Double Asteroid Redirection Test (DART)
Falcon 9 Block 5
Double Asteroid Redirection Test (DART)
Type: Robotic Exploration
Launch Cost: $52,000,000
Double Asteroid Redirection Test (DART) mission is the first-ever mission to demonstrate the capability to deflect an asteroid by colliding a spacecraft with it at high speed, a technique known as a kinetic impactor.
DART is a planetary defense-driven test of one of the technologies for preventing the Earth impact of a hazardous asteroid: the kinetic impactor. DART’s primary objective is to demonstrate a kinetic impact on a small asteroid. The binary near-Earth asteroid (65803) Didymos is the target for DART. While Didymos’ primary body is approximately 800 meters across, its secondary body has a 150-meter size, which is more typical of the size of asteroids that could pose a more common hazard to Earth.
The DART spacecraft will achieve the kinetic impact by deliberately crashing itself into the moonlet at a speed of approximately 6 km/s, with the aid of an onboard camera and sophisticated autonomous navigation software. The collision will change the speed of the moonlet in its orbit around the main body by a fraction of one percent, enough to be measured using telescopes on Earth.
The trajectory is unavailable. Check back for updates.
Space Launch Complex 4E
Vandenberg SFB, CA, USA
714 rockets have launched from Vandenberg SFB, CA, USA.
Falcon 9 Block 5 – SpaceX
- Family: Falcon
- Length: 70 m
- Diameter: 3.65 m
- Launch Mass: 549 T
- Low Earth Orbit Capacity: 22800 kg
The Falcon 9 Block 5 was manufactured by SpaceX with the first launch on 2018-05-11. Falcon 9 Block 5 has 156 successful launches and 0 failed launches with a total of 156 launches. Falcon 9 is a two-stage rocket designed and manufactured by SpaceX for the reliable and safe transport of satellites and the Dragon spacecraft into orbit. The Block 5 variant is the fifth major interval aimed at improving upon the ability for rapid reusability.
B1063 has successfully landed on ASDS OCISLY after its third flight.
Of Course I Still Love You – OCISLY
The second ASDS barge, Of Course I Still Love You (OCISLY) services launches in the Pacific Ocean and was the site of the first landing of a SpaceX Falcon 9 first stage during CRS-8, the launch of a Dragon spacecraft to the International Space Station.
Autonomous Spaceport Drone Ship – ASDS
An autonomous spaceport drone ship (ASDS) is an ocean-going vessel derived from a deck barge, outfitted with station-keeping engines and a large landing platform. Construction of such ships was commissioned by aerospace company SpaceX to allow for recovery of rocket first-stages at sea for high-velocity missions which do not carry enough fuel to return to the launch site after lofting spacecraft onto an orbital trajectory.
SpaceX – SpX
- Type: Commercial
- Abbreviation: SpX
- Administration: CEO: Elon Musk
- Founded: 2002
- Launchers: Falcon | Starship
- Spacecraft: Dragon
- Country: USA
Space Exploration Technologies Corp., known as SpaceX, is an American aerospace manufacturer and space transport services company headquartered in Hawthorne, California. It was founded in 2002 by entrepreneur Elon Musk with the goal of reducing space transportation costs and enabling the colonization of Mars. SpaceX operates from many pads, on the East Coast of the US they operate from SLC-40 at Cape Canaveral Space Force Station and historic LC-39A at Kennedy Space Center. They also operate from SLC-4E at Vandenberg Space Force Base, California, usually for polar launches. Another launch site is being developed at Boca Chica, Texas.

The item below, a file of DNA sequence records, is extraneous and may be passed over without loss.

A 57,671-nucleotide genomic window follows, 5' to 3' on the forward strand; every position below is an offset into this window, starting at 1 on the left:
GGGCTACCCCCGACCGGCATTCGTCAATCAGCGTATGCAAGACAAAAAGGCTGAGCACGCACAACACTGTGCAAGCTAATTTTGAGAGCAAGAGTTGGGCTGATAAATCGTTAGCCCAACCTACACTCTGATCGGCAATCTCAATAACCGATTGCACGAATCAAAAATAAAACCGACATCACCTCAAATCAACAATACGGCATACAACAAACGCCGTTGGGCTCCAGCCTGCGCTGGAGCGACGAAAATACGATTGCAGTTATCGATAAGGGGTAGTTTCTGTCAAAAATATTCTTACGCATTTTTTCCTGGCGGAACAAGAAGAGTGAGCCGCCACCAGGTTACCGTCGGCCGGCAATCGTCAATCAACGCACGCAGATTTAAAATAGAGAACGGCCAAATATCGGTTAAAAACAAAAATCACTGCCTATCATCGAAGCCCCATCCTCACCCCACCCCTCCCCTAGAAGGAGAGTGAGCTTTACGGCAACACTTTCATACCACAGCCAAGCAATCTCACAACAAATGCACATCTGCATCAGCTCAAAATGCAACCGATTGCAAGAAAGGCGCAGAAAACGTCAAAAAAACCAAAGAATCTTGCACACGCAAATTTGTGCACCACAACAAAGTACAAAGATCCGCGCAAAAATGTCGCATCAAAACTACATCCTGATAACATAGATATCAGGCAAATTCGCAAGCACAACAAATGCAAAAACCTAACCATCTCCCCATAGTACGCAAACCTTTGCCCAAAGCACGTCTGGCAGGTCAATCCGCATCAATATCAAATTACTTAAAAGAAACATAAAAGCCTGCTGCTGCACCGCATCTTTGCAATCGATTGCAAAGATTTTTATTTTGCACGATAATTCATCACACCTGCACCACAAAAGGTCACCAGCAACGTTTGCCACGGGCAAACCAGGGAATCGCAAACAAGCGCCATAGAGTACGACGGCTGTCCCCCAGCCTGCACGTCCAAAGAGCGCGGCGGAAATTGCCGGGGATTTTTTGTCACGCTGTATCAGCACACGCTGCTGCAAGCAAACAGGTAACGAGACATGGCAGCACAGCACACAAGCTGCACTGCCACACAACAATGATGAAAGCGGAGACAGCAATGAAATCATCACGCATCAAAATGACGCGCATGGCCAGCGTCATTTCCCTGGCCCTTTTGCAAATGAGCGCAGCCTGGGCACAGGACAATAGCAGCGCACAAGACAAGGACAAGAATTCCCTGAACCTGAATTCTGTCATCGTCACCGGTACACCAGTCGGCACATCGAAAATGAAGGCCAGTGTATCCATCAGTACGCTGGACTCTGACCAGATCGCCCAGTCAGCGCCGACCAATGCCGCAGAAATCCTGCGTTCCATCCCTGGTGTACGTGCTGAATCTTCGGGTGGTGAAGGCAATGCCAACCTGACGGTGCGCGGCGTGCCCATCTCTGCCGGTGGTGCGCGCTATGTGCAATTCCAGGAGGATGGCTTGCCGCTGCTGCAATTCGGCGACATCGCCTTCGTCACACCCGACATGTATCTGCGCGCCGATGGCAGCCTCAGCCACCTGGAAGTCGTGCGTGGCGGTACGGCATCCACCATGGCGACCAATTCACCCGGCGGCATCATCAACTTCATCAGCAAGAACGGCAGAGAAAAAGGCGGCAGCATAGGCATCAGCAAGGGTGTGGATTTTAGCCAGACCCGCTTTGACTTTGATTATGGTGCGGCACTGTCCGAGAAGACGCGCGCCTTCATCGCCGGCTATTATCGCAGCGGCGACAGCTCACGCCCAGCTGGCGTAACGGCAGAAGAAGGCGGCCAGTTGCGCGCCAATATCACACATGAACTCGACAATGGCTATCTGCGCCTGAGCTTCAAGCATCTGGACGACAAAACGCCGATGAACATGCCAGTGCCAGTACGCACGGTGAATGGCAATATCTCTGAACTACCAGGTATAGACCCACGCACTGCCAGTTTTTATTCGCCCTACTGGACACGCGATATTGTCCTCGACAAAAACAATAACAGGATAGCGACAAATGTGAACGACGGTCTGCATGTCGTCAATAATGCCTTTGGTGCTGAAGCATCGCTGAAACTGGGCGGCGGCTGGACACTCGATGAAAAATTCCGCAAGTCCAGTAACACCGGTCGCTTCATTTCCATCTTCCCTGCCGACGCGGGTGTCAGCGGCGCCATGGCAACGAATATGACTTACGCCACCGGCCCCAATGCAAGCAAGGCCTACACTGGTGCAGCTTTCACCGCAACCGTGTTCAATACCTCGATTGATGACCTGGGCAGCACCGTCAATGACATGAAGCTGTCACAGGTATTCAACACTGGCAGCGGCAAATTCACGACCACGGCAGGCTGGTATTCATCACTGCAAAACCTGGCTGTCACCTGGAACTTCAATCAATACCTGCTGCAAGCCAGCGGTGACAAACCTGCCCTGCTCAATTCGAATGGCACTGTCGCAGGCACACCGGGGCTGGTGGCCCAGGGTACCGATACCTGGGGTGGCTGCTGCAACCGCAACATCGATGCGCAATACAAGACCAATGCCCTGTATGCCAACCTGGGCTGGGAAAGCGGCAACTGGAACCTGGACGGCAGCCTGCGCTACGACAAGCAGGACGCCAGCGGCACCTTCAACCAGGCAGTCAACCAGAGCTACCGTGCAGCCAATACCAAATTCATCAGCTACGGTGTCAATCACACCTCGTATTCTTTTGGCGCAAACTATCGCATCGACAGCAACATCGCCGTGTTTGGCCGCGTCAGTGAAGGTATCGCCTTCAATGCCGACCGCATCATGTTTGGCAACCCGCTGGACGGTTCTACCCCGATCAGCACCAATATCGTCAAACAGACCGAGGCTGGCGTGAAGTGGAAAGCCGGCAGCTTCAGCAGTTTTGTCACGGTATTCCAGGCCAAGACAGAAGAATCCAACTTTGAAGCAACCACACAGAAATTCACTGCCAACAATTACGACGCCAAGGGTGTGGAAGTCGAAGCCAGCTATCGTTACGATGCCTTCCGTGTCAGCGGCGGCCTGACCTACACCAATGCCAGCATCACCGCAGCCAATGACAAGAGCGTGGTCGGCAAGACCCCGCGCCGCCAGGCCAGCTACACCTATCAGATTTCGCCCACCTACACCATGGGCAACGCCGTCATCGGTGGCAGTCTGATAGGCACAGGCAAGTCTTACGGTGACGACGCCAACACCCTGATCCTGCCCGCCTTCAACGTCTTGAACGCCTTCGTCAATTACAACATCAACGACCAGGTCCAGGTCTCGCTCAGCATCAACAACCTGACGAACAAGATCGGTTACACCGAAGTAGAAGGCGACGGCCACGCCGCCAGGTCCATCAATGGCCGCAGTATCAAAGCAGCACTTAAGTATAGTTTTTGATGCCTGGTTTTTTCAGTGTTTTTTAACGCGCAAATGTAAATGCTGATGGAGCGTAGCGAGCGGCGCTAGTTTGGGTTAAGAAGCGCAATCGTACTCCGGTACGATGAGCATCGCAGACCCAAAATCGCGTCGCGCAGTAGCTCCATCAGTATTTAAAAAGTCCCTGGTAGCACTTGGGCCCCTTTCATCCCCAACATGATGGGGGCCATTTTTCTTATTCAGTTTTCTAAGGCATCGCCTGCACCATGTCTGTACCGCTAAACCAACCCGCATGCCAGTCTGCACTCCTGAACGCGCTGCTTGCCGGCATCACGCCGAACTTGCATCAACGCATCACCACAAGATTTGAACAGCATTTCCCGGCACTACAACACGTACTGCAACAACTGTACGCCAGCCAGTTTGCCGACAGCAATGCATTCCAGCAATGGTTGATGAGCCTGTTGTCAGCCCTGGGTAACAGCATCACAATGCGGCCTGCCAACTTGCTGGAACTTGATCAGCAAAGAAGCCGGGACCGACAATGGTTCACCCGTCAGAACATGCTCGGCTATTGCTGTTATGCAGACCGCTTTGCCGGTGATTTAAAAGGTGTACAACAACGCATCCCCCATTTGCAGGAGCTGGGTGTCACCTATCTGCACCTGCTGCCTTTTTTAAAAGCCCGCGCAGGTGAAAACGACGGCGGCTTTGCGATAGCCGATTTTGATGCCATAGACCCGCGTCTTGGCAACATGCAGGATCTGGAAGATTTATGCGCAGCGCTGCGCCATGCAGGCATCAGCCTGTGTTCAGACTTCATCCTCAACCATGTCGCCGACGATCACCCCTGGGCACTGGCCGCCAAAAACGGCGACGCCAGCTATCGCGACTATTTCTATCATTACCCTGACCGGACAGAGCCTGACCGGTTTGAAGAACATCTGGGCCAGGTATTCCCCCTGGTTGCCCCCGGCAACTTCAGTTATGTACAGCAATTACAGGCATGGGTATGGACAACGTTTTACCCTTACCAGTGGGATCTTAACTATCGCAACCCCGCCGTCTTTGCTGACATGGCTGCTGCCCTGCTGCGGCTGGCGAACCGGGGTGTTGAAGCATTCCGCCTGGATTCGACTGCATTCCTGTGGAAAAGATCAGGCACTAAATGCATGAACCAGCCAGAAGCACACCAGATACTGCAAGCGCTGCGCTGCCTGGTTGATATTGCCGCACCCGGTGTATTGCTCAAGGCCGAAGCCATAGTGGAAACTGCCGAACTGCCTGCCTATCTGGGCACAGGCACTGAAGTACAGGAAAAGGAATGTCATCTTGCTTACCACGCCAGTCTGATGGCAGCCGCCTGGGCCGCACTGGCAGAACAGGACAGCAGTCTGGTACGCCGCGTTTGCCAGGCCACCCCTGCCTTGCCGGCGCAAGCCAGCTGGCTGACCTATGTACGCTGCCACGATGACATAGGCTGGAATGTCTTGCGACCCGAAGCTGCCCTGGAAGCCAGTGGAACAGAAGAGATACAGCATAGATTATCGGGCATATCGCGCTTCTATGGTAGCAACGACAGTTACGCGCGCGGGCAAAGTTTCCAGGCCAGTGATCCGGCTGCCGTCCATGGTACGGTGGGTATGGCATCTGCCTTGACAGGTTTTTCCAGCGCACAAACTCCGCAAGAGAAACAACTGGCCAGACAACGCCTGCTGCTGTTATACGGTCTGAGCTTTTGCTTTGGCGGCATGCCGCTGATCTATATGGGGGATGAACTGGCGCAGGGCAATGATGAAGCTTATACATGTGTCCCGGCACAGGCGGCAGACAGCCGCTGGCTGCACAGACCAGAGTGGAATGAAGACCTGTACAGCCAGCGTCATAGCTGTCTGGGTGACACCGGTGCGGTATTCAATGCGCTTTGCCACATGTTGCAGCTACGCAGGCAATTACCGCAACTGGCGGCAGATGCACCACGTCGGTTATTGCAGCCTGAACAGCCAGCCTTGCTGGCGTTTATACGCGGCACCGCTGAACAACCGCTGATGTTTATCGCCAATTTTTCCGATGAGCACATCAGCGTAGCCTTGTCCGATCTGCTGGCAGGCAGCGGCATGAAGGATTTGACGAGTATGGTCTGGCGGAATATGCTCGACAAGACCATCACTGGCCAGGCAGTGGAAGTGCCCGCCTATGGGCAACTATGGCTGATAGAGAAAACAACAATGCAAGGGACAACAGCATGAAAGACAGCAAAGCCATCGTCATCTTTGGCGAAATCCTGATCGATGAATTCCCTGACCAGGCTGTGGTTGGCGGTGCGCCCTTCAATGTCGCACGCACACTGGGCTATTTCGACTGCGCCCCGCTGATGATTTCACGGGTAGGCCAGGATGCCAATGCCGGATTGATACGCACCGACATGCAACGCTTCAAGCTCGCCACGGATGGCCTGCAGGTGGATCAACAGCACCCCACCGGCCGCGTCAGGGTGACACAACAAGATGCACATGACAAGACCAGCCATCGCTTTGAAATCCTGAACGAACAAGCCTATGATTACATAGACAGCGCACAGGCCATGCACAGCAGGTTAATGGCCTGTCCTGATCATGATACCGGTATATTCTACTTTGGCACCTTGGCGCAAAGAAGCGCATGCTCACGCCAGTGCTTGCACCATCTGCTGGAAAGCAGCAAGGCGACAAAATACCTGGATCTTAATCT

If the DART is going to be delivered on target spaceX is the one to do it.
Leave it To Elon Musk to save us from the asteroids.Way to go Elon.
Oh cool!Another sonic boom for the Central Coast.I look forward to it.
Same here Aaron but will not here the sonic boom here in South Australia , cheers mate.
From the few times Melbourne FL is more amusing than Melbourne Australia 🙂
Random alien, They have a planetary defense system 😂
We were afraid of this more warp drive Scotty.
X marks the spot Elon.
Does anyone know which pad the dart is launching from?
It is listed above under the location section above: Space Launch Complex 4E.
I’m coming down from the Bay Area and won’t have a lot of time for driving around (and it gets dark early.) The descriptions of the viewing areas a a bit ambiguous. What I would like is the closest view point where I’ll be able to see the launch pad… Read more »
Coming from Phoenix , AZ i will be scouting around town ill let you know if i find a spot.
Read: landing zone ocean-going vessel derived from a deck barge,
I’m in Hemet, I normally see it pretty well
I’m just happy that the object is a near sun object that way if it fails to redirect in a wrong way then the sun’s gravitational pull can handle the mess up. Lol. I can’t wait to watch it take off in person. I love that part the most. What… Read more »
Yep you can’t beat a great lift off.
The impact of the DART in September 2022 should also be wonderful and make history.
72 launches 72 successes,… seem to remember a pad detonation and in inflight catastrophic helium tank detachment. So is it 74/72 or 72/70. Or were the early failures not included as they were test programme fails?
the 72 number is just for the F9 B5. if you include all falcon rockets, i think the number is 129 of 131. the two you’re thinking of were likely the F9 V1.1 rockets.
What will be the launch azimuth?
How long after take-off will it take for the first stage to come return?
Which way will it be from Old orcutt
saw the rocket low on our horizon heading up and south, heard the sonic booms about 6-7 mins later. very cool stuff
You are a lucky guy bill.
Great nominal launch and web coverage.
Let’s see the impact in September, 2022.